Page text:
Reductionism in Cryonics

One might argue that cryonics is itself a form of reductionism because it approaches the brain solely as a biochemical entity. This can be admitted, but in this sense it is no more reductionist than the premise of mainstream medicine and neuroscience. In fact, in a properly conceptualized vision of cryonics one can remain agnostic about debates concerning “materialism” or “the soul.” What matters in cryonics (and in medicine in general) is whether approaching the brain from a biological perspective can produce meaningful treatments for medical conditions. I think it is rather obvious that the answer to this question is “yes.”

There is another sort of reductionism associated with cryonics that is more controversial, or perhaps I should say, less appealing to many people. The idea is that preservation of the body is identical to the preservation of a person’s identity. If we can cryopreserve the person’s body in a manner that permits future resuscitation of the person, then his identity has been preserved. In cryonics this idea has often been the starting point for further reductionism. The most notable example is the idea of neuropreservation in which only the brain (usually protected by the head) is deemed to be necessary for the preservation of identity. Neuropreservation raises a lot of complex issues which I will not address here and have covered in another publication.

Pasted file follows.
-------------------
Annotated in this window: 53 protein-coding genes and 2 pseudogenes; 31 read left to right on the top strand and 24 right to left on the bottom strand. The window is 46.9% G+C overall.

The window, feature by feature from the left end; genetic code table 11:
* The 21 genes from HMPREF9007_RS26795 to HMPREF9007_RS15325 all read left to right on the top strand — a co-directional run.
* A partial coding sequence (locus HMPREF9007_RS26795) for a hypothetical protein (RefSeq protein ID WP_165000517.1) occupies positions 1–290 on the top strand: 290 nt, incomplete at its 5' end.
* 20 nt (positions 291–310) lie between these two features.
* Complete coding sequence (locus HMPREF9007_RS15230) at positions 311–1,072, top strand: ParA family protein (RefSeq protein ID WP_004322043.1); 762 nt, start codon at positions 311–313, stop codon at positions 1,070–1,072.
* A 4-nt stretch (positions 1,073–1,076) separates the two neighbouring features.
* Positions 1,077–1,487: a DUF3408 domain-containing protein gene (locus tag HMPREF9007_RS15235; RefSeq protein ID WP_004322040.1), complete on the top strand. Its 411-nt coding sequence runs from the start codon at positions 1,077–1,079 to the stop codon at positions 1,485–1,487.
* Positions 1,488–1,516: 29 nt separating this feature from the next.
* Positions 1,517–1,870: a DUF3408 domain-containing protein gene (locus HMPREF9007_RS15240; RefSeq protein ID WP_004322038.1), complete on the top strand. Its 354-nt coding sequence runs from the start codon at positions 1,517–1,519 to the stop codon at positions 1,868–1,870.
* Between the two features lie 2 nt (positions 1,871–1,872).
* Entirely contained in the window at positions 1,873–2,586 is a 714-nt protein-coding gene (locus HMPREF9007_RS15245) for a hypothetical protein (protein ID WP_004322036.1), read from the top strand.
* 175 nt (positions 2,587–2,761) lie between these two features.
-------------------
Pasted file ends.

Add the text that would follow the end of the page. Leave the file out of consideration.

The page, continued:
The most important point I want to make here is that our concept of the self or personal identity is not exhausted by our brains and that our existing bodies mean something to us, even if faced with the argument that an “identical” or “improved” body can be made for our cryopreserved brain in the future.

This kind of reductionism does not stop here. I have even seen arguments that what “really matters” is preserving the hippocampus, presumably being the seat of our memories. For most people, however, our life history (which is closely associated with our identity) cannot be reduced to memories and cognitive operations. The brain is about a lot of other things, too.